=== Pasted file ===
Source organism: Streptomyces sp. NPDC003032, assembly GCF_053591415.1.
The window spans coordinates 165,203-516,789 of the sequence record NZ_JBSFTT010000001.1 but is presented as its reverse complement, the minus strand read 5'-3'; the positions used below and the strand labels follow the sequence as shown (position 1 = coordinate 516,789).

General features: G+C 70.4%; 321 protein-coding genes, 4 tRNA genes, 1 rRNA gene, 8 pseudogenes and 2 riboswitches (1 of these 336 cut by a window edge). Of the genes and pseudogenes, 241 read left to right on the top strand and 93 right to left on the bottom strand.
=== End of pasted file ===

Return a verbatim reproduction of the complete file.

Source organism: Streptomyces sp. NPDC003032, assembly GCF_053591415.1.
The window spans coordinates 165,203-516,789 of the sequence record NZ_JBSFTT010000001.1 but is presented as its reverse complement, the minus strand read 5'-3'; the positions used below and the strand labels follow the sequence as shown (position 1 = coordinate 516,789).

General features: G+C 70.4%; 321 protein-coding genes, 4 tRNA genes, 1 rRNA gene, 8 pseudogenes and 2 riboswitches (1 of these 336 cut by a window edge). Of the genes and pseudogenes, 241 read left to right on the top strand and 93 right to left on the bottom strand.